As the mother of a young person with a learning disability, a young man, the same sort of age as Blake, Jordan and Kenzie, it saddens me that we are still arguing about whether people with learning disabilities can be seen as fully human.   We should not even be having to have these debates.  But, when theses issues arise, we need to challenge them and to do this well we need to listen to people with learning disabilities themselves.  

Please watch this film made by Sunderland People First making a compelling argument for being human too. 


Berube, M. (2010) Equality, Freedom and/or Justice for All: a response to Martha Nussbaum in Kittay, E.F. and Carlson, L. (Eds) (2010) Cognitive Disability and its Challenge to Moral Philosophy, Chichester, West Sussex: Wiley-Blackwell pp.97-110

Kittay, E.F. (2011) The ethics of care, dependence and disability, An International Journal of Jurisprudence and Philosophy of the Law, 24 (1): 49-58

Rawls, J. (1980) A Theory of Justice, Cambridge, Mass.: Harvard Press.


Some thought about Panorama: Fighting for an Education (SEND) – with a note for Robert Halfon

The SEND system has been failing for over thirty years and it has often received little attention beyond the community of children and families who are directly affected by it. I was delighted to see these issues finally being aired on prime time television. 

Sadly, the programme itself left me feeling disappointed, a bit frustrated and hoping for more. And after a night’s sleeping on it, here are the reasons why:

The music.  Now this might seem an odd place for me to start but music is incredibly important. It sets the tone.  The choice of sad plinky plonky piano music reinforces a tragedy model of disability.  The unwritten message is that having a disabled child is sad, and even if the system is a bit broken (understatement of the year), the tragedy of having a disabled child will persist.  The joy and love families have from and for their children is sidelined.

COVID: There was a suggestion that this is a new problem, or, at least, that things have got much worse because of COViD. Anyone familiar with SEND knows this is not true.  Back in 2007, I wrote this, the government reforms  were supposed to tackle a broken system, the Education Committee, chaired by Robert Halfon (more on his contribution later) published a damning report on the reforms.  COVID may have magnified problems for families, but it did not cause them and it cannot be used as an excuse for current or past failings.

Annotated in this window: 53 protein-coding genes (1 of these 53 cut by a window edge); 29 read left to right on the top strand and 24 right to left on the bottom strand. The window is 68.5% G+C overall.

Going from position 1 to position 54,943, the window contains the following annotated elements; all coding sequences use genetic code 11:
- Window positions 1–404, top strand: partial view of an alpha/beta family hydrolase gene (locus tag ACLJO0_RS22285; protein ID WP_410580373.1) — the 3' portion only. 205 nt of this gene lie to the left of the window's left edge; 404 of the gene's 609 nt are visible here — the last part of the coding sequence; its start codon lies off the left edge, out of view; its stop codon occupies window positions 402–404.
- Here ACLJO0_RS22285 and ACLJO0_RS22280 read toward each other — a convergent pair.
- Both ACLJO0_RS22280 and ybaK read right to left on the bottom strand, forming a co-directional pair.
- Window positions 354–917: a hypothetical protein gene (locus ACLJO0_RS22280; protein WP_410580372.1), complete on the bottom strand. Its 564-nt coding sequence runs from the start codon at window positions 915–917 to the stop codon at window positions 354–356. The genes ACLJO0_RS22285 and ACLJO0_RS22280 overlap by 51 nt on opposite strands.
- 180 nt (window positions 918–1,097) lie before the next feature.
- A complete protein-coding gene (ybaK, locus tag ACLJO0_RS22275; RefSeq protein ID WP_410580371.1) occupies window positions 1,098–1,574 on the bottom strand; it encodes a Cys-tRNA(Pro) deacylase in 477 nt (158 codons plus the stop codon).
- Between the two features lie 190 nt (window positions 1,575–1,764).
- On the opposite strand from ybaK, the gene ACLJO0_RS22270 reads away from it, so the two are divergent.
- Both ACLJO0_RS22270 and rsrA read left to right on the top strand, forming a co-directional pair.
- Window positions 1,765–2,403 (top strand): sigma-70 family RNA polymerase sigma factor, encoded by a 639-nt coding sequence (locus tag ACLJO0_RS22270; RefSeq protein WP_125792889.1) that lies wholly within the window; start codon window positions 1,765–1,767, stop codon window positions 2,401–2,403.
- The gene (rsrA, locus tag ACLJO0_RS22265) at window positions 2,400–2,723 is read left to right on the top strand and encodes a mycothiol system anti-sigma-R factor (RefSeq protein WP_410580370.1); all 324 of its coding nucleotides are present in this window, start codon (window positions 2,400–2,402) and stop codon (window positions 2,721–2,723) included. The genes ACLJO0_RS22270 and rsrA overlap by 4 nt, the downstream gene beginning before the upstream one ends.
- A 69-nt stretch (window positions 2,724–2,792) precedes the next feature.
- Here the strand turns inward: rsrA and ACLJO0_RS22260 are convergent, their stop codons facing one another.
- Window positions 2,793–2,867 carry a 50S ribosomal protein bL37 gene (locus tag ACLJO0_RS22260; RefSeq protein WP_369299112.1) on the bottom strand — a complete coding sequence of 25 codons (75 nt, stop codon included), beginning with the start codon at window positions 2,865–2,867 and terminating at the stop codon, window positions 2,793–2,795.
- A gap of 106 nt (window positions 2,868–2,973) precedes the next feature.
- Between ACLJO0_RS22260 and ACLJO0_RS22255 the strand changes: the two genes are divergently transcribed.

The law.  The law was treated, as it so often is in the world of SEND, as some sort of optional extra.  Local Authorities routinely break the law in regard to their duties to disabled children and families – 4,000 appeals a year to the Special Educational Needs and Disability Tribunal, the vast majority of which are successful, should be evidence enough of that.  The LA excuse is always lack of funds and this claim is underpinned by appeals to austerity and, now, to a COVID narrative.  I struggle to think of an example where any other area of law that local authorities can simply opt out of because of cost.  The programme missed an opportunity to hold the LAs feet to the fire over this one.  If LAs can’t meet their legal duties, they need to challenge central government for more funds.  End of.

Sharp elbowed parents.  Robert Halfon described parents as being ‘sharp elbowed’. Being sharp elbowed means pursuing your advantage at the expense of other people. And here, Robert, you touched a nerve because   in all my experience, personal and professional, of meeting parents of disabled children the parents have been fighting for their child’s legal entitlements (not an advantage). They have worked together to support one another. We saw this last night when the first thing a parent did was to reach out and form a network of support with other families fighting for their rights. Back in 2008, @sarasiobhan and I wrote about this mother activism.

‘Sharp elbowed parents’ has a familiar whiff about it – that of mother blame. The gender neutral term ‘parents’ obscures the fact that this is, very often, a gendered blame game.  

So, thank you Panorama for making this programme, but I hope you will make more about SEND, but that you will, next time, dig a little deeper into what it really means to have a right to, and not to have to fight for, an education.